You get better at running by the adaptations you make while you’re resting, not during the training itself. Let me say that again: it’s not the training which makes you a better runner, it’s enabling your body to repair those microtears you make to your muscles while training which will force adaptations, so rest days and sleep are crucially important to becoming a better runner. Without proper recovery, you risk, at best, plateauing, and at worst, injury through overtraining so take your recovery seriously. Take on board the right fuel after a workout (see point 6), aim for at least 8 hours of good quality sleep every night, factor in easier workouts between the harder ones, and include some rest days.
- Eat and hydrate well.
Make sure you eat all the food groups. A high protein diet will repair the muscle fibres you have broken during training while carbohydrates are the main fuel that powers shorter, faster running. Taken together they have a multiplier effect. Fats are important too, especially for lower intensity, and longer, runs. Don’t forget to stay hydrated too – especially important in the heat when you will also need to think about keeping your electrolytes topped up.
- Strength train
Injury prevention is better than injury rehabilitation but many runners often don’t incorporate strength training until it’s too late. You can reduce the likelihood of injury by including a small amount of strength training into your routine, and it doesn’t have to be complicated – the simpler, the better. Include exercises which help improve balance, core strength, mobility, to help contribute towards your running efficiency, such as squats, lunges, step-ups, single leg work, and exercises which target the core such as the plank.
- Practice running drills and plyometric movements.
Drills are exaggerated movements which emphasise elements of the running motion in isolation, Drill such as high knees, skipping, hopping, and fast feet (for increased cadence) can help improve our running economy through repetition of a learned movement, improve our mobility and range of motion, and strengthen the muscles used, so it’s worth scheduling drills in either as part of a warm up, or as a standalone session once a week. Plyometrics are movements which incorporate jumps, and are important for building explosive strength which will translate into less time on the ground, through a longer, more energy-efficient, stride.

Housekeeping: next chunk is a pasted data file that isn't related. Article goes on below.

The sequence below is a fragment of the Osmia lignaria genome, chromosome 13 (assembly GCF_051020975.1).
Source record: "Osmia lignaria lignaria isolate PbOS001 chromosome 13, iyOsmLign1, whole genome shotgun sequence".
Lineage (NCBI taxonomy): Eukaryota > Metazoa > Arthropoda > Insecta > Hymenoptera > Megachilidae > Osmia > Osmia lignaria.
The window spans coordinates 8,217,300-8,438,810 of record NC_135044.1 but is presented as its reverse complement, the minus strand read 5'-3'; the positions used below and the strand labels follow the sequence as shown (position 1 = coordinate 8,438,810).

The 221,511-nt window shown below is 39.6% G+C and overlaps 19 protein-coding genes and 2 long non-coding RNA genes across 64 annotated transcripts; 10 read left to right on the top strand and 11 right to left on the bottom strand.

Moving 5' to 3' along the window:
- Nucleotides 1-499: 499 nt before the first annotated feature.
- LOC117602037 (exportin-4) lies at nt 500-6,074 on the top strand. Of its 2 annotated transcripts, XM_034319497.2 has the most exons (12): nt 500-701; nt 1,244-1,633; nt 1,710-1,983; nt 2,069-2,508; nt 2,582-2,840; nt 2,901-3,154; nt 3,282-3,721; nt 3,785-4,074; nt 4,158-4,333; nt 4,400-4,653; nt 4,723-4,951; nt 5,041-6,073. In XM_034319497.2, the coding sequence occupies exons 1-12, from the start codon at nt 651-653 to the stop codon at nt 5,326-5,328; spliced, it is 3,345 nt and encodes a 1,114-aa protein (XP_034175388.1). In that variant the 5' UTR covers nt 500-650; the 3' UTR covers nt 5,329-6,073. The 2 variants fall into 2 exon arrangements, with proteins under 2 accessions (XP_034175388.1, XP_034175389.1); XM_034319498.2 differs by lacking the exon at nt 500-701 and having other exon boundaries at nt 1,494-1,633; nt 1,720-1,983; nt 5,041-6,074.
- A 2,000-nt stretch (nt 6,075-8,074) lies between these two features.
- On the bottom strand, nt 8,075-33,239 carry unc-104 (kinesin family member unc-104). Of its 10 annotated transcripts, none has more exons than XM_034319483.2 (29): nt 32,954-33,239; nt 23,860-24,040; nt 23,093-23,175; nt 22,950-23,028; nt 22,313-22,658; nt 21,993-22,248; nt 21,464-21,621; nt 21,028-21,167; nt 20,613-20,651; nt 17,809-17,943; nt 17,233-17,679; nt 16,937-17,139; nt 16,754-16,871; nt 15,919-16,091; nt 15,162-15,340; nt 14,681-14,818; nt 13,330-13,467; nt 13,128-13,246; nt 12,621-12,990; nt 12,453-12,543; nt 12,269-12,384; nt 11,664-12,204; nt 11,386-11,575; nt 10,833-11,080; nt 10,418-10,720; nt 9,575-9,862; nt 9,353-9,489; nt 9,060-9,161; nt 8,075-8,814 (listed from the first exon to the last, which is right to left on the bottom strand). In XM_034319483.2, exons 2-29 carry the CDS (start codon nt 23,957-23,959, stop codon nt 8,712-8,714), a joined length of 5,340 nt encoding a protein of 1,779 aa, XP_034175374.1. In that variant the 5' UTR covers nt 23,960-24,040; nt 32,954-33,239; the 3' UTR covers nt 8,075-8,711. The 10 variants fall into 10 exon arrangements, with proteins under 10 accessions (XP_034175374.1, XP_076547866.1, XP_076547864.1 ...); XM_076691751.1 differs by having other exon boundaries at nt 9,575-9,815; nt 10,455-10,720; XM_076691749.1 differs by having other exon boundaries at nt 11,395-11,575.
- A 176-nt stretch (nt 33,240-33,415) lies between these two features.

- Train in cycles.
If you are constantly increasing your distance each week, and adding sessions that increase in difficulty, without taking a break, you could be at risk of both physical and mental burnout. Try to factor in an easier week every 3-4 weeks (remember recovery is crucial to becoming a better runner) and aim to have some downtime every 5-6 months, away from a training plan, just enjoying your running – or even not running, if the mood so takes you. Just like a holiday, you’ll return feeling refreshed and ready to tackle the next goal.
- Avoid comparing your progress to others.
We’ve all heard the saying that comparison is the thief of joy, but it can also cause us to overtrain. With many athletes using fitness apps to track their runs, it can be tempting to want to run faster than we should so that it looks better when we share our run online, or to chase a Strava segment when we had planned an easier run. Whilst competition can drive us to some of our best performances, we need to use it wisely and remember to train within our own abilities, and always listen to our bodies.